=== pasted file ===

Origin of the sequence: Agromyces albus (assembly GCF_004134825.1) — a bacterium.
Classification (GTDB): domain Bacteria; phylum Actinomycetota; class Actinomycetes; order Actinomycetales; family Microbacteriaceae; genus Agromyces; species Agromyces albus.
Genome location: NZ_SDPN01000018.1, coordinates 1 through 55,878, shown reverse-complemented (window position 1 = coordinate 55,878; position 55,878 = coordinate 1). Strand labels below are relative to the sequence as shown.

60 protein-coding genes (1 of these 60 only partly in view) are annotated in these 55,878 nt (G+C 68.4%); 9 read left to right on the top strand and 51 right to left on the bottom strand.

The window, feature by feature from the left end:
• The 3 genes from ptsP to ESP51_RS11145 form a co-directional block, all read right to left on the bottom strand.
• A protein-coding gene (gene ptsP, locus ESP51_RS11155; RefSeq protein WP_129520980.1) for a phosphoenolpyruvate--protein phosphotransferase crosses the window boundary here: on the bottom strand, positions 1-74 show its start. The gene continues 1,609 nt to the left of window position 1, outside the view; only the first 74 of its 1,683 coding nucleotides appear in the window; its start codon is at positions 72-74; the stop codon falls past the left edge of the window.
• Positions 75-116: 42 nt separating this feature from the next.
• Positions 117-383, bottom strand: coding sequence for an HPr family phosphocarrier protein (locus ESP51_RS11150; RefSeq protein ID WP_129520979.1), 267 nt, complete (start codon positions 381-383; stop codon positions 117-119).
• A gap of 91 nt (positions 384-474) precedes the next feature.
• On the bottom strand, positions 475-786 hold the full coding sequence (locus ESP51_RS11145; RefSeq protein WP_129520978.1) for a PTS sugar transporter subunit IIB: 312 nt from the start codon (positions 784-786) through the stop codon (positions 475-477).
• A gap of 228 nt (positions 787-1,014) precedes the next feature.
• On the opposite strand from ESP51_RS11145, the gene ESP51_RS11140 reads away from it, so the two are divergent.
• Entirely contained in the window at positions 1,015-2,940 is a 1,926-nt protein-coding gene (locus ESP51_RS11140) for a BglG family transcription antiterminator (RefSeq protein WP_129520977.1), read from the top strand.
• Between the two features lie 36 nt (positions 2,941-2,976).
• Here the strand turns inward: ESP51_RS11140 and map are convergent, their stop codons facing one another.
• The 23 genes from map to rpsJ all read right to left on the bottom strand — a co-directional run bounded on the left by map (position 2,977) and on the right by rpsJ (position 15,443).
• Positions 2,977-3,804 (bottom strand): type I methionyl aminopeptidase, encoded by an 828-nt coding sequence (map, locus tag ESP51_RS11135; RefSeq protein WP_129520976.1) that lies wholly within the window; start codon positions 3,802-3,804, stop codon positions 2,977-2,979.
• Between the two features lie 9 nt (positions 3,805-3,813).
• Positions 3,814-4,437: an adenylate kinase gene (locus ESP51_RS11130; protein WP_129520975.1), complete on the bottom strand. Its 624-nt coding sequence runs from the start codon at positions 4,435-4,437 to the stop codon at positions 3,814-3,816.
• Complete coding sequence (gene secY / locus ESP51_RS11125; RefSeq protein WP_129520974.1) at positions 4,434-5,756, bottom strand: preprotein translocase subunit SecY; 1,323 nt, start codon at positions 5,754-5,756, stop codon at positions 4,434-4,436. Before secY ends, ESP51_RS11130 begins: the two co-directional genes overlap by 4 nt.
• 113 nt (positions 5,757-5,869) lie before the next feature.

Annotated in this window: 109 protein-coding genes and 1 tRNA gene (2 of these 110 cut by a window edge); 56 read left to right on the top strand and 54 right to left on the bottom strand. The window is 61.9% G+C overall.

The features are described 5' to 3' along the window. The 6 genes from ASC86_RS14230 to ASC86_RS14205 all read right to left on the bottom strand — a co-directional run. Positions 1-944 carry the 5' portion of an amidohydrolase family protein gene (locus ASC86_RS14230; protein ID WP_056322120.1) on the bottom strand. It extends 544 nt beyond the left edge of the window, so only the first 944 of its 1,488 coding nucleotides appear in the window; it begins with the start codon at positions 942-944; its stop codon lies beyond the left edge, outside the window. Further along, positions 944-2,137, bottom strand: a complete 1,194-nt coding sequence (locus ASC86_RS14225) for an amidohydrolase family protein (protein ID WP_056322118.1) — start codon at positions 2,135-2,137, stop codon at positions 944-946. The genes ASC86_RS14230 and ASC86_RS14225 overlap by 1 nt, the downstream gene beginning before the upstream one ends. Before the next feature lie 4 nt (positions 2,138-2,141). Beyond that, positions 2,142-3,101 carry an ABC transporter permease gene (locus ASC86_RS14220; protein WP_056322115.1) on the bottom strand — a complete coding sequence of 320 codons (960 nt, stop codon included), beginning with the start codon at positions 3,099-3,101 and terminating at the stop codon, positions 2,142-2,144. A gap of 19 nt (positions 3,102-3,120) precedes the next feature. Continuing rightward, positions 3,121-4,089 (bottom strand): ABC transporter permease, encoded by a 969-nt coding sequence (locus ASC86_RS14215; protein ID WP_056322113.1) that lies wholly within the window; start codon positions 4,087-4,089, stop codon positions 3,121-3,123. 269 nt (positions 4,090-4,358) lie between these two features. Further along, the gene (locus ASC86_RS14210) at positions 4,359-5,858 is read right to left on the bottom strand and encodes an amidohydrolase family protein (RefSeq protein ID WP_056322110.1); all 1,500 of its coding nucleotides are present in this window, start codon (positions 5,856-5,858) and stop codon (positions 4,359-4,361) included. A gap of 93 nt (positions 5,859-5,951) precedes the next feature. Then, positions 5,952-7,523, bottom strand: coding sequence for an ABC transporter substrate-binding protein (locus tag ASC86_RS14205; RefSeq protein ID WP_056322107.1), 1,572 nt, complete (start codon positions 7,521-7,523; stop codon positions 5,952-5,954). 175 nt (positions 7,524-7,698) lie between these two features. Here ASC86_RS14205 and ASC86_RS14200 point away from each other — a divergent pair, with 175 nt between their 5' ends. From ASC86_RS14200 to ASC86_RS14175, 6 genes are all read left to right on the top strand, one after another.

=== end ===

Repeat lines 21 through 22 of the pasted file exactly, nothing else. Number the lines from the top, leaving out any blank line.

• Complete coding sequence (gene secY / locus ESP51_RS11125; RefSeq protein WP_129520974.1) at positions 4,434-5,756, bottom strand: preprotein translocase subunit SecY; 1,323 nt, start codon at positions 5,754-5,756, stop codon at positions 4,434-4,436. Before secY ends, ESP51_RS11130 begins: the two co-directional genes overlap by 4 nt.
• 113 nt (positions 5,757-5,869) lie before the next feature.